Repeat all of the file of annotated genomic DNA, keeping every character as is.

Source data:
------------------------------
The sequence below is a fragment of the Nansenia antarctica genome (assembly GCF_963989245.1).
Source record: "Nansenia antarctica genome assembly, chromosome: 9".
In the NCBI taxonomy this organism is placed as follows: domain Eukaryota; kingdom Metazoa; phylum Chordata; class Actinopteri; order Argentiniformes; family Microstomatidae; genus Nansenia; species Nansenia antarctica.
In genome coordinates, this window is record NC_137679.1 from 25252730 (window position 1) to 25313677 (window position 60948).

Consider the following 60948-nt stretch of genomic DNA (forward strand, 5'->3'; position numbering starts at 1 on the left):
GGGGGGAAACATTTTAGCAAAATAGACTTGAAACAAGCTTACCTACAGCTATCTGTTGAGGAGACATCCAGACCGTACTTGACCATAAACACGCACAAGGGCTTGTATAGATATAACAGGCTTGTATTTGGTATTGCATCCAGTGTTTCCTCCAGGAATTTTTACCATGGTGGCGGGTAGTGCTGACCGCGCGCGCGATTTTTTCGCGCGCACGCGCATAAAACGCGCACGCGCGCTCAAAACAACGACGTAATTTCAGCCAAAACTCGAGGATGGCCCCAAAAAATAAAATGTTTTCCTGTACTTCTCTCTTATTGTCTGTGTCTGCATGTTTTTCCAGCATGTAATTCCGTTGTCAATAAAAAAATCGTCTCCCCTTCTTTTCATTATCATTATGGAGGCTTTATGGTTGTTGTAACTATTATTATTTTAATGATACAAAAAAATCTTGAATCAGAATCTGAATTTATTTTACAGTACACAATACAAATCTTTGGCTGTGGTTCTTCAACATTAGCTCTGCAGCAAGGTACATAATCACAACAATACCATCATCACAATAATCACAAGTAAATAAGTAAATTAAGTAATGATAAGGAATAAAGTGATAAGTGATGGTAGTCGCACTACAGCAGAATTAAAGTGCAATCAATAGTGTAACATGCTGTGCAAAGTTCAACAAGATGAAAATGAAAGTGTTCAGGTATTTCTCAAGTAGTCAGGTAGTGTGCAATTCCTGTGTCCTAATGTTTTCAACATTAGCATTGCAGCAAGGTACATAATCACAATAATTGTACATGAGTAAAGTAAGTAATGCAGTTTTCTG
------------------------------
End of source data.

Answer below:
The sequence below is a fragment of the Nansenia antarctica genome (assembly GCF_963989245.1).
Source record: "Nansenia antarctica genome assembly, chromosome: 9".
In the NCBI taxonomy this organism is placed as follows: domain Eukaryota; kingdom Metazoa; phylum Chordata; class Actinopteri; order Argentiniformes; family Microstomatidae; genus Nansenia; species Nansenia antarctica.
In genome coordinates, this window is record NC_137679.1 from 25252730 (window position 1) to 25313677 (window position 60948).

Consider the following 60948-nt stretch of genomic DNA (forward strand, 5'->3'; position numbering starts at 1 on the left):
GGGGGGAAACATTTTAGCAAAATAGACTTGAAACAAGCTTACCTACAGCTATCTGTTGAGGAGACATCCAGACCGTACTTGACCATAAACACGCACAAGGGCTTGTATAGATATAACAGGCTTGTATTTGGTATTGCATCCAGTGTTTCCTCCAGGAATTTTTACCATGGTGGCGGGTAGTGCTGACCGCGCGCGCGATTTTTTCGCGCGCACGCGCATAAAACGCGCACGCGCGCTCAAAACAACGACGTAATTTCAGCCAAAACTCGAGGATGGCCCCAAAAAATAAAATGTTTTCCTGTACTTCTCTCTTATTGTCTGTGTCTGCATGTTTTTCCAGCATGTAATTCCGTTGTCAATAAAAAAATCGTCTCCCCTTCTTTTCATTATCATTATGGAGGCTTTATGGTTGTTGTAACTATTATTATTTTAATGATACAAAAAAATCTTGAATCAGAATCTGAATTTATTTTACAGTACACAATACAAATCTTTGGCTGTGGTTCTTCAACATTAGCTCTGCAGCAAGGTACATAATCACAACAATACCATCATCACAATAATCACAAGTAAATAAGTAAATTAAGTAATGATAAGGAATAAAGTGATAAGTGATGGTAGTCGCACTACAGCAGAATTAAAGTGCAATCAATAGTGTAACATGCTGTGCAAAGTTCAACAAGATGAAAATGAAAGTGTTCAGGTATTTCTCAAGTAGTCAGGTAGTGTGCAATTCCTGTGTCCTAATGTTTTCAACATTAGCATTGCAGCAAGGTACATAATCACAATAATTGTACATGAGTAAAGTAAGTAATGCAGTTTTCTG